Do we really need vaccinations?
Diseases are becoming rare due to vaccinations.
It is true that some diseases (like polio and diphtheria) are becoming very rare in the U.S. Of course, they are becoming rare largely because we have been vaccinating against them. But it is still reasonable to ask whether it’s really worthwhile to keep vaccinating. It’s much like bailing out a boat with a slow leak. When we started bailing, the boat was filled with water. But we have been bailing fast and hard, and now it is almost dry. We could say, “Good. The boat is dry now, so we can throw away the bucket and relax.” But the leak hasn’t stopped. Before long we’d notice a little water seeping in, and soon it might be back up to the same level as when we started.
Keep immunizing until disease is eliminated.
Unless we can “stop the leak” (eliminate the disease), it is important to keep immunizing. Even if there are only a few cases of disease today, if we take away the protection given by vaccination, more and more people will be infected and will spread disease to others. Soon we will undo the progress we have made over the years.
We vaccinate to protect our future.
We don’t vaccinate just to protect our children. We also vaccinate to protect our grandchildren and their grandchildren. With one disease, smallpox, we “stopped the leak” in the boat by eradicating the disease. Our children don’t have to get smallpox shots anymore because the disease no longer exists. If we keep vaccinating now, parents in the future may be able to trust that diseases like polio and meningitis won’t infect, cripple, or kill children. Vaccinations are one of the best ways to put an end to the serious effects of certain diseases.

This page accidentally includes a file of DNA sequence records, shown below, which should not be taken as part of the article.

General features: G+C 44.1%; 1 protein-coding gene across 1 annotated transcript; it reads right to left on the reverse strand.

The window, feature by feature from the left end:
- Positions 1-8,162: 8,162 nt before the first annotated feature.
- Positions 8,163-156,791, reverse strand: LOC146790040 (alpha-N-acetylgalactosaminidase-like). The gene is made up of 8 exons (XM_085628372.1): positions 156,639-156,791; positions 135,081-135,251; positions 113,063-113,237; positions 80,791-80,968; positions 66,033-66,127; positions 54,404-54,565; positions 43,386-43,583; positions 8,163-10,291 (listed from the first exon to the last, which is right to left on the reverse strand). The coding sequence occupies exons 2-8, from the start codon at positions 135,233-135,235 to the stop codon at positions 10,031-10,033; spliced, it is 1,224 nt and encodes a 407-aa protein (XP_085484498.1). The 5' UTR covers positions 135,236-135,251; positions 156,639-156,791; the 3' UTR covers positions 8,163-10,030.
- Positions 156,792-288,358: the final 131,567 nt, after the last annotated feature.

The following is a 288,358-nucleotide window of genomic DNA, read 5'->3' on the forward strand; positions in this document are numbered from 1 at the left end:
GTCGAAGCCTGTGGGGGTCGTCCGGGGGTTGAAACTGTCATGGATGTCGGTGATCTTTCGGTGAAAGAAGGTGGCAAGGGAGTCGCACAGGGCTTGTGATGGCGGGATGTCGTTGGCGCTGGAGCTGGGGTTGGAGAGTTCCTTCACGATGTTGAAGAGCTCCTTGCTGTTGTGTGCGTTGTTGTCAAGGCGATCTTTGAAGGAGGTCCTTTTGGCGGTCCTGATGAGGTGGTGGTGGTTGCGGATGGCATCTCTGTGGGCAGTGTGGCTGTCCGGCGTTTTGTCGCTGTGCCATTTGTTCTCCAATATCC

The Indiana State Department of Health Immunization Division annually reviews and updates the immunizations required for school entry. Changes to the 2013-2014 School Immunization Requirements are as follows:
- Two doses of varicella (chickenpox) vaccine, or evidence of immunity, will be required for all students in grades K through 12.
- One dose of a meningococcal conjugate vaccine is required and one (1) booster dose is recommended for all students in grades 11 & 12.
- Two doses of Hepatitis A vaccine are recommended for all students entering Kindergarten.
Reference: This was excerpted from the CDC Website (www.cdc.gov/vaccines).